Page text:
Usually the two parties will push to make a deal beforehand, otherwise a third party may seize the rights for the fight and profit from two fighters they do not represent.

The highest blind bid will win the fight, with the sum divided by the split previously agreed upon by the governing body.

The WBC have previously stated that this split is worth 20 per cent to the challenger, Whyte, and 80 per cent to the champion, Fury, though their rules allow for as much as 45 per cent to the challenger, hence Whyte’s unhappiness and the protracted negotiations.

Why are talks for Fury vs Whyte dragging on so much?

The problem with this fight and the difficulty in agreeing to a deal before purse bids is that another fight, Usyk vs Joshua 2 is also holding up the division.

Three deadlines have come and gone, with the WBC close now to standing by a deadline and welcoming a third party to make an offer in a purse bid. Should nothing change then a fifth and quite probably final deadline will arrive on Friday after Wednesday’s deadline was extended.

“The WBC has received requests from both sides, Fury and Whyte, to extend the free negotiation period which has been granted,” a WBC statement read last week. “If there is no agreement a purse offer ceremony will take place on Wednesday January 26.”

Ultimately it all boils down to money, with Whyte furious at only being granted 20 per cent of the total pot, despite his mandatory status and position as interim champion.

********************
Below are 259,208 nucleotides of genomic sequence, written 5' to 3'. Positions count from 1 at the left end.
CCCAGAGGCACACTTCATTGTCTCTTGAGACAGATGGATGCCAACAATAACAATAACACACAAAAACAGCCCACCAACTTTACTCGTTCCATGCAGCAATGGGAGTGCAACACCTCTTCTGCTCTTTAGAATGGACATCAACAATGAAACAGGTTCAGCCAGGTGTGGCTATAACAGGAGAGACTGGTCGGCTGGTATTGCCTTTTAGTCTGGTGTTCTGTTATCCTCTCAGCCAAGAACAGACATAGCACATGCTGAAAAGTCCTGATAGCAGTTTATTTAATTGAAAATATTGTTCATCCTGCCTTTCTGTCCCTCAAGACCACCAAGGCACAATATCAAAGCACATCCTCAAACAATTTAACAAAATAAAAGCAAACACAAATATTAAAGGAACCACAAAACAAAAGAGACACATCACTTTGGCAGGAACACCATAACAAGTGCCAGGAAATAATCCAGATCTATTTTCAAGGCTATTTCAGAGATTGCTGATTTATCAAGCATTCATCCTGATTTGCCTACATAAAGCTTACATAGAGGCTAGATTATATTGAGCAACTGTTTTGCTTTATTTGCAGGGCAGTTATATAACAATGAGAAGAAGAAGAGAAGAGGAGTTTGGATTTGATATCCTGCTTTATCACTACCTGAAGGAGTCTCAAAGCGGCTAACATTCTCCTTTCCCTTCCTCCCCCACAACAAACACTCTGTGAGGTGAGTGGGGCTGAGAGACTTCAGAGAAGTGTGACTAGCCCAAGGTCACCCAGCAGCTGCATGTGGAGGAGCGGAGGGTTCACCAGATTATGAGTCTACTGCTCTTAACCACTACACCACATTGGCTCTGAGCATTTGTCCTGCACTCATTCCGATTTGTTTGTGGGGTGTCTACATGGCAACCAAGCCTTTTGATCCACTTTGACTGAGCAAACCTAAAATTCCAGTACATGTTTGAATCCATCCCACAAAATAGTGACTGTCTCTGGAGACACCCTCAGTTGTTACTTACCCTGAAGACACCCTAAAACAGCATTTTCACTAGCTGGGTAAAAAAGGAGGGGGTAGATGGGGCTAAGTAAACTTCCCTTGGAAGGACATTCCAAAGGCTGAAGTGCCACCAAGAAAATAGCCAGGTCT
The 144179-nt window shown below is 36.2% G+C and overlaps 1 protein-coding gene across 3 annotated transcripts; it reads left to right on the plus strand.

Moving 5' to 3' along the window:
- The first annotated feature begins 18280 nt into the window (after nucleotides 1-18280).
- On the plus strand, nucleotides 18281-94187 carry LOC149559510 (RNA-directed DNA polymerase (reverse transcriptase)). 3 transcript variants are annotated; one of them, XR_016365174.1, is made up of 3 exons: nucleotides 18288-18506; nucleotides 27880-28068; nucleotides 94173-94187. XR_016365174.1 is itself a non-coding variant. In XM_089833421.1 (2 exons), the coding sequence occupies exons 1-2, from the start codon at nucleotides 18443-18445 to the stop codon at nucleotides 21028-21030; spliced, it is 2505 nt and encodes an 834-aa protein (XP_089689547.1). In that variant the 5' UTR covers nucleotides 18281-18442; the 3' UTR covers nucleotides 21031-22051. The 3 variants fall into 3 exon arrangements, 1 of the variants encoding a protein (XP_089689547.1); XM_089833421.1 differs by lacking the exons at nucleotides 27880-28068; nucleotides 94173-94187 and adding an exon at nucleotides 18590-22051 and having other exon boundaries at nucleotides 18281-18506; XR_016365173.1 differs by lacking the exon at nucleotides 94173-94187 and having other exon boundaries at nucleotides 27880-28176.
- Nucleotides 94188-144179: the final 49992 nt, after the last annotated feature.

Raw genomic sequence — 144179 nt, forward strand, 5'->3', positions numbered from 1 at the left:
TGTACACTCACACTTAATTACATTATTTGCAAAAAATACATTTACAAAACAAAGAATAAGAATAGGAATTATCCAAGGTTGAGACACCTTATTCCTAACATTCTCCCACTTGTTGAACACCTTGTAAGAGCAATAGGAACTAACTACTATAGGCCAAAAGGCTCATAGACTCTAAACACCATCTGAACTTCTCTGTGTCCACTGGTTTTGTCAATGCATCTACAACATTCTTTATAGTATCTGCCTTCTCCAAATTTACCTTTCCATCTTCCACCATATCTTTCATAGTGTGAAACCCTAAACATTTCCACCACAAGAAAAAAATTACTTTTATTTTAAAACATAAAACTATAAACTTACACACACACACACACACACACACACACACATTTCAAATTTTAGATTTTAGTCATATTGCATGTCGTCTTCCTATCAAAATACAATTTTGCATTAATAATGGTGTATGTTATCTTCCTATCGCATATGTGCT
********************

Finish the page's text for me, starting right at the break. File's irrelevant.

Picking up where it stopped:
WBC president Mauricio Sulaiman claims that number was determined by previous earnings, after Fury coined £20million to fight Wilder last October and Whyte appeared to earn around £4m for his win over Alexander Povetkin last year.

While purse bids are likely to come, Fury has flirted with the idea of fighting Usyk for all the marbles, which would require a second set of negotiations with Joshua to clear the way for that fight.

Could Fury fight Usyk instead to crown a first undisputed champion in more than two decades?

He could still do so, with this mega fight a possibility if the rumoured interest from the Middle East in hosting the fight materialises.

And after Joshua’s rematch with Andy Ruiz Jr in Saudi Arabia, the undisputed fight could generate upwards of nine figures.

But first Joshua and Whyte would have to agree to be compensated for waiting in line, which does now appear to be dead in the water following Fury’s announcement on Thursday.